A government plan to rezone land for housing use yesterday ran into opposition from communities and a member of the Executive Council, despite the chief executive's calls for support.
In recent weeks Chief Executive Leung Chun-ying has repeatedly urged members of the public and district councillors to sacrifice their own interests and support the construction of public flats in their neighbourhoods.
But in Kwun Tong, residents raised objections at a district council meeting when officials outlined four plans for new housing, including one that calls for 2,200 private flats accommodating 6,000 residents at the site of the former Cha Kwo Ling kaolin mine, which adjoins Laguna City, a major private estate.
The government also wants to rezone three other sites - in Ngau Tau Kok, Yau Tong and Lei Yue Mun - each less than a hectare. The first two could be designated for public flats and the third for private residential development. About 100 villagers from Cha Kwo Ling attended the district council meeting, fearing their ancestors' graves dating back 200 years would be removed.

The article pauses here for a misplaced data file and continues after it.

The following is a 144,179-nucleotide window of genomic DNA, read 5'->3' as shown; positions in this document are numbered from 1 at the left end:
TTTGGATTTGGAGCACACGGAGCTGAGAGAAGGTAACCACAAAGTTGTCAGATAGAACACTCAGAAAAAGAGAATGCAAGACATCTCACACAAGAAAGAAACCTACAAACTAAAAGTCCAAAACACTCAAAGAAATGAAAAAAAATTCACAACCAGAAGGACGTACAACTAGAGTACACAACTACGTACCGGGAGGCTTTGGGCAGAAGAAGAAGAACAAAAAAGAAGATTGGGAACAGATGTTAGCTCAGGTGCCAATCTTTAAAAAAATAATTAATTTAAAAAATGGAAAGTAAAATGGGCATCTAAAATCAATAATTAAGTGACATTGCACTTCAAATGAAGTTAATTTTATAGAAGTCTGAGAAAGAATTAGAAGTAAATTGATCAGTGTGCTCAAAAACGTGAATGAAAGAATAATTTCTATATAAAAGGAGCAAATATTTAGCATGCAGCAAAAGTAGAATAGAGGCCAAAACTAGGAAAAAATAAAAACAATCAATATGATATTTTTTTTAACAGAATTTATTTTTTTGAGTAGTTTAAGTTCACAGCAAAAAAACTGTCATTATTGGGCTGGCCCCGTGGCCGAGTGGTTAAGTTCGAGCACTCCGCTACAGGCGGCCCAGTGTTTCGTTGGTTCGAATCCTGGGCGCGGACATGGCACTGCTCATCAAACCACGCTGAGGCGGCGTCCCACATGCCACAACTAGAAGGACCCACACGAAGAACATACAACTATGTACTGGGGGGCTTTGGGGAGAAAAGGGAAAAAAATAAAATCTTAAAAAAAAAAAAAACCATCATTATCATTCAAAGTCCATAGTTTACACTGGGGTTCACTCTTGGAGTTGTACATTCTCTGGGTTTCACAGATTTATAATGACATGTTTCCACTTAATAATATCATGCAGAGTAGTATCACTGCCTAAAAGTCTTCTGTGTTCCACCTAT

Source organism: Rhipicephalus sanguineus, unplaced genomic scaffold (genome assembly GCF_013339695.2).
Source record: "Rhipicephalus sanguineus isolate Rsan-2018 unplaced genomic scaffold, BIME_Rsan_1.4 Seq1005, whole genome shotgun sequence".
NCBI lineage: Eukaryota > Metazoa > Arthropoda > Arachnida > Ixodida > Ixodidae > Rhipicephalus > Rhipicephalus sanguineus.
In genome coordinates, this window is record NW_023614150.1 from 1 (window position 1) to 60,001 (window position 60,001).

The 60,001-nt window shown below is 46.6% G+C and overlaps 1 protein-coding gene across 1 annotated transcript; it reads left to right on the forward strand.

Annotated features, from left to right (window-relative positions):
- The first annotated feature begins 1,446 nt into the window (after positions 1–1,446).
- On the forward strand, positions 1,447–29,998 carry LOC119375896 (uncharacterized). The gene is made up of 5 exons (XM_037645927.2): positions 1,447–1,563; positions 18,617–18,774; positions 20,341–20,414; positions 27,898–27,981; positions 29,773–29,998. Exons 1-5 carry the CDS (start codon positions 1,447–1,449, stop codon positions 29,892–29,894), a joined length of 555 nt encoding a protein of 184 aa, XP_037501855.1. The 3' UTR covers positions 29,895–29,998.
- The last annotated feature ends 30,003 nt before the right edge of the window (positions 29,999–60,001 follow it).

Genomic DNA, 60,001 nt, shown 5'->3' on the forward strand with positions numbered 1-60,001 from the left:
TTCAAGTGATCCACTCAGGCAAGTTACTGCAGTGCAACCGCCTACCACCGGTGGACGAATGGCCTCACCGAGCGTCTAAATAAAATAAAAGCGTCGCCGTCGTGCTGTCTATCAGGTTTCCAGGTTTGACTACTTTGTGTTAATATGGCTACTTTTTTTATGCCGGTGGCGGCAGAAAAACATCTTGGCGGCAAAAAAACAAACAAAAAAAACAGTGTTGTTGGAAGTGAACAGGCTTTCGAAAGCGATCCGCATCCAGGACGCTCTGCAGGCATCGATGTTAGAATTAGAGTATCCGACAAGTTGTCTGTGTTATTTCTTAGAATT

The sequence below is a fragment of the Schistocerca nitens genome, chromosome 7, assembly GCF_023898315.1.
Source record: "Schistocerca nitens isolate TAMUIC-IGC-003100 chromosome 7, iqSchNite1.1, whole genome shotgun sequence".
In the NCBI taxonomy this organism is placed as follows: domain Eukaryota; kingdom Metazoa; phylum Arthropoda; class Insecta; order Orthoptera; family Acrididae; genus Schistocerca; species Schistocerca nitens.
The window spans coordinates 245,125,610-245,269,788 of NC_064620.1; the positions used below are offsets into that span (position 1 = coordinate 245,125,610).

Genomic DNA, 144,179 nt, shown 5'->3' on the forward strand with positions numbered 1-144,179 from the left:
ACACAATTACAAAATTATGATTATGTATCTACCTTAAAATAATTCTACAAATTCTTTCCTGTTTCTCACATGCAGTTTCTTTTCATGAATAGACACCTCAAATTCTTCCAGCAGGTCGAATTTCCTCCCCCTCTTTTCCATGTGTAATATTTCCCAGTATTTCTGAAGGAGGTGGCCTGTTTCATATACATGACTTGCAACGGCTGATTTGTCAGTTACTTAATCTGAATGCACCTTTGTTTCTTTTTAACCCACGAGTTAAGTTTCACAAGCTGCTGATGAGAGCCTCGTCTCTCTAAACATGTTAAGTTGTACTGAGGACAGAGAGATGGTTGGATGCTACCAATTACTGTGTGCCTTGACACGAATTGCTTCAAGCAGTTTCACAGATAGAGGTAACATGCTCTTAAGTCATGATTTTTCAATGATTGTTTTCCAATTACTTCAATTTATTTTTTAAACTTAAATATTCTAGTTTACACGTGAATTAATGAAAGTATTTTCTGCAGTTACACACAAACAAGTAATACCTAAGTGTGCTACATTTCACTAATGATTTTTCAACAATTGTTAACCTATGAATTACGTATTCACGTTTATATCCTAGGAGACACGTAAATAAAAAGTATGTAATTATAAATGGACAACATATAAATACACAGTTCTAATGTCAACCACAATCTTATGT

A fifth site, in Diamond Hill, covers about seven hectares and was once home to Tai Hom village. Two options are being considered, both calling for the relocation of the village's historical structures to a new park and the reserving of space for an exhibition facility to be used by artists and the film industry. The first calls for the construction of 1,130 private flats and hotel and office developments. The second provides 1,580 flats, of which 860 would be subsidised.
But Wong Tai Sin district councillors want more subsidised housing, fearing the development of private housing will increase traffic congestion.
District councillor Mandy Tam Heung-man said the planned six residential towers of 34 to 40 storeys could block views. "I can accept new buildings that are 30 storeys or fewer ... I don't mind new buildings being constructed, but everyone would be happy if more thought was put into the height and density."
Among those objecting is Executive Councillor Starry Lee Wai-king, who is opposed to the housing plan in Yau Tong.
Separately, the government said part of the former Lee Wai Lee vocational education campus site in Kowloon Tong would be returned to the college for uses other than tertiary educational development.